I hope we will have a lively discussion this week, with many good questions from participants in our LINCS Communities of Practice.  Let’s begin today with our panelists introducing themselves, followed by Jill Castek’s description of the Portland State University Learner Web project key findings from their Institute for Museum and Library Services-funded research, and from other Learner Web research findings on digital literacy and problem solving. On Tuesday we will focus on questions about the PIAAC Survey of Adult Skills and in particular the PSTRE Domain, and we will also hear from Jen Vanek about how to apply the findings from PSTRE research in adult basic skills (including ESL/ESOL) classrooms, research that will be published soon in a PIAAC paper. On Wednesday we will hear Kenny Tamarkin's and Ed Latham’s thoughts in response to Jen Vanek’s findings and recommendations; I hope we will also hear from many other teachers with questions and comments about how to teach problem solving skills in an environment that offers and expects the use of technology. Later, on Wednesday or early Thursday, Steve Reder will describe the framework he has proposed in his PIAAC paper on PSTRE. On Thursday we will hear Ed Latham’s and Kenny Tamarkin’s reactions to Steve’s recommendations, and I hope we will have reactions from other teachers participating in this discussion. Thursday will be the last opportunity for participants to pose questions that our panelists can respond to. On Friday panelists will have an opportunity to answer remaining questions and to reflect on the week’s discussion, both on questions they have been asked and perhaps also on what they have not been asked.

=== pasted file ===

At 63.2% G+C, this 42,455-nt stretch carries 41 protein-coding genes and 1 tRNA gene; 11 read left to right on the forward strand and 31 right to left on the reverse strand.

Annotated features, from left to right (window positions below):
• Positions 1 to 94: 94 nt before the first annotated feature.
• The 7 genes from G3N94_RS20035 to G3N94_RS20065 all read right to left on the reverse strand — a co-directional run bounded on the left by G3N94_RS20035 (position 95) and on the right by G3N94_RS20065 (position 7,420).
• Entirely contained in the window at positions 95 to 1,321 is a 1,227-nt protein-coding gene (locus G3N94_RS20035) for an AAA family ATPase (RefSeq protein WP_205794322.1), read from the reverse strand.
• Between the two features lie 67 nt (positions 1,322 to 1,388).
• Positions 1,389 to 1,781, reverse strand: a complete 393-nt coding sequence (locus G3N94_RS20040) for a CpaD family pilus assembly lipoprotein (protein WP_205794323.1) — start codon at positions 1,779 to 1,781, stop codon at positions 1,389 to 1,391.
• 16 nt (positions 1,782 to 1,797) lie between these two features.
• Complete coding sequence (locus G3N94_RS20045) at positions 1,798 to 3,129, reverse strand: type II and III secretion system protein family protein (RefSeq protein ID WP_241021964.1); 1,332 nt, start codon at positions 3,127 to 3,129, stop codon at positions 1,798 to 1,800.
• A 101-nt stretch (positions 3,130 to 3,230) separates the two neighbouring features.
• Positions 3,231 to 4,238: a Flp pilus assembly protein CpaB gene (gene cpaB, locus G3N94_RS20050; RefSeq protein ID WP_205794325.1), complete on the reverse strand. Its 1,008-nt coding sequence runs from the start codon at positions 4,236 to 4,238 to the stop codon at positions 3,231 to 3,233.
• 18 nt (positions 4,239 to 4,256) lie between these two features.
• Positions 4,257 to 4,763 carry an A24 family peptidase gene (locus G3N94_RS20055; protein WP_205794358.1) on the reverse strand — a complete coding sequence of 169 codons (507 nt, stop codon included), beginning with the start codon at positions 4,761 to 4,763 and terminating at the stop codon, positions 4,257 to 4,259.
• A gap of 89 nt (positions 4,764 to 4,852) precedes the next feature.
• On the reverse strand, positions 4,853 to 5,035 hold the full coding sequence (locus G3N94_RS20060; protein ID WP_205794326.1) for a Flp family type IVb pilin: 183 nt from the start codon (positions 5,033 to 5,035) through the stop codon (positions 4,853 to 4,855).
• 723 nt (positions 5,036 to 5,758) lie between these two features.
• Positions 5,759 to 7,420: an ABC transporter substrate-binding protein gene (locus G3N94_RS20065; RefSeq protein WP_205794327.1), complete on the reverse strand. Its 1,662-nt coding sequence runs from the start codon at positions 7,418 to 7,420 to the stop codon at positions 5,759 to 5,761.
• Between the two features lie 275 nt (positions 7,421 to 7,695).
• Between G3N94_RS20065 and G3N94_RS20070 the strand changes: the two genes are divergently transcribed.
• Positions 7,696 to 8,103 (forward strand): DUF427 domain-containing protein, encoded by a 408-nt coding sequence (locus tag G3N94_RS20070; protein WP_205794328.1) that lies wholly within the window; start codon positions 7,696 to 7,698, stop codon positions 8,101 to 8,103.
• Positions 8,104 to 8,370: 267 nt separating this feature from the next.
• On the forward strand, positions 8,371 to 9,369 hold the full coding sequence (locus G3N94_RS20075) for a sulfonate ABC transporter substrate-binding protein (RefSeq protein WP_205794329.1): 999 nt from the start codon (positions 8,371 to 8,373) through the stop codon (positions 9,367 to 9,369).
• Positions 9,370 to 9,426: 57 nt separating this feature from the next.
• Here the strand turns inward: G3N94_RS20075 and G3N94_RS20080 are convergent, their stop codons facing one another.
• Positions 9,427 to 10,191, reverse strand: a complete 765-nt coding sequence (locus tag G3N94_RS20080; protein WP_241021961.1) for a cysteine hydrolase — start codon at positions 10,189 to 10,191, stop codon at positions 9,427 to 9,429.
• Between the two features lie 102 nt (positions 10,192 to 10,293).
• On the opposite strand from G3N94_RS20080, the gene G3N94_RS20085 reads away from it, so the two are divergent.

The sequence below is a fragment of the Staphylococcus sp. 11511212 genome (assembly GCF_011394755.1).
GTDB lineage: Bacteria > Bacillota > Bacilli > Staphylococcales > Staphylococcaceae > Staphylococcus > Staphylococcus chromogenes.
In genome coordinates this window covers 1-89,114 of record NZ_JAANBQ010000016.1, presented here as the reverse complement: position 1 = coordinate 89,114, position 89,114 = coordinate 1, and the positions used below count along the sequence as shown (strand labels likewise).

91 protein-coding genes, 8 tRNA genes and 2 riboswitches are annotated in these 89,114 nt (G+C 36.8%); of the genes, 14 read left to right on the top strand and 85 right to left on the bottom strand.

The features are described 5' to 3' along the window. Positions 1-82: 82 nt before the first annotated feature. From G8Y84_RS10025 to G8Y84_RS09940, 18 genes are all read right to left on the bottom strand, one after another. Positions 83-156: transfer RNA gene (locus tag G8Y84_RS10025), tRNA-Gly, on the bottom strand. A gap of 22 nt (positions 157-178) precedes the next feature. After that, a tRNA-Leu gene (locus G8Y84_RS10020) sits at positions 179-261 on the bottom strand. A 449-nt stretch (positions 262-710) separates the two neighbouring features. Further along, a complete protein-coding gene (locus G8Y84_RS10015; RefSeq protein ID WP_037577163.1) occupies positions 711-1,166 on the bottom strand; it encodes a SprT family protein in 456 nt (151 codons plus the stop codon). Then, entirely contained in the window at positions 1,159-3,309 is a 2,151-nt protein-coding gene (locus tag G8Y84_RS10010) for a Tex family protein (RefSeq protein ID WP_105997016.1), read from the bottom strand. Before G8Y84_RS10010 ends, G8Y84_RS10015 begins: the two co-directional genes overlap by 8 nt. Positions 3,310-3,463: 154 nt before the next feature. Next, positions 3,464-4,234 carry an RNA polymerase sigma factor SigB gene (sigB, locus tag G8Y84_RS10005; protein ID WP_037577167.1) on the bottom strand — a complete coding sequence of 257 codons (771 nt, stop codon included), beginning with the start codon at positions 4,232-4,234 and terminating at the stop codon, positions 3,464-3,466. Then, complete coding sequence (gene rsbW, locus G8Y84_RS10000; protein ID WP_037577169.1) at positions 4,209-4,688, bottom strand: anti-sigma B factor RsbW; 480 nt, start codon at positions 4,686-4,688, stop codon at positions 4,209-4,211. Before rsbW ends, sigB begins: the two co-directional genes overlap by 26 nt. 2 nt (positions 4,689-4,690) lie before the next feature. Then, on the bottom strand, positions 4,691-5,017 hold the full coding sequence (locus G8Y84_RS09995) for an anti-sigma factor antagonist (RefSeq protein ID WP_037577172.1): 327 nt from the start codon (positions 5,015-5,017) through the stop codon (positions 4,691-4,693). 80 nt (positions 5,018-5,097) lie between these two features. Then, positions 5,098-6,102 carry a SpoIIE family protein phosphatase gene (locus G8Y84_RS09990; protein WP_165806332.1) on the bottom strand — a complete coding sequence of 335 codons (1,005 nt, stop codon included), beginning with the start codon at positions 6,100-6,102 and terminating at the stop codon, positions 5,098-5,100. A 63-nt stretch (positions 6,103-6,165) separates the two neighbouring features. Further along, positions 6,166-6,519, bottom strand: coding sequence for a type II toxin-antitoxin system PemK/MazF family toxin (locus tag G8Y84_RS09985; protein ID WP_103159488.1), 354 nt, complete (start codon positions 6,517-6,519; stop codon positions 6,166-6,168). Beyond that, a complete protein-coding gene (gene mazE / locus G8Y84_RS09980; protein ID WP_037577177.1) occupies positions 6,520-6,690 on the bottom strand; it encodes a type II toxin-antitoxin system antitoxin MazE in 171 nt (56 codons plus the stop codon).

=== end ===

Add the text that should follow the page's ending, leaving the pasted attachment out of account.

I am greatly looking forward to this discussion, to our panelists’ presentations of their research, to practitioner and research panelists’ reactions to the research, and to questions and comments from members of the LINCS Technology and Learning, Program Management, and other Communities of Practice.

And now, panelists, please introduce yourselves.

David J. Rosen, Moderator

Technology and Learning, and Program Management CoPs

djrosen123@gmail.com

Comments

Hi, everyone.

Thanks, David, for inviting me to this discussion!  Let me start with an introduction. I have worked in the field of adult education for nearly twenty years, including teaching adult English language learners in many different settings, creating online learning curricula for adult learners, providing professional development and technical support in the areas of digital literacy and distance learning, and conducting qualitative research in educational settings. In my current work with the IDEAL Consortium I help support member states grow or revise their distance and blended learning programming by connecting practitioners and administrators across the country to share expertise and make the best use of relevant research.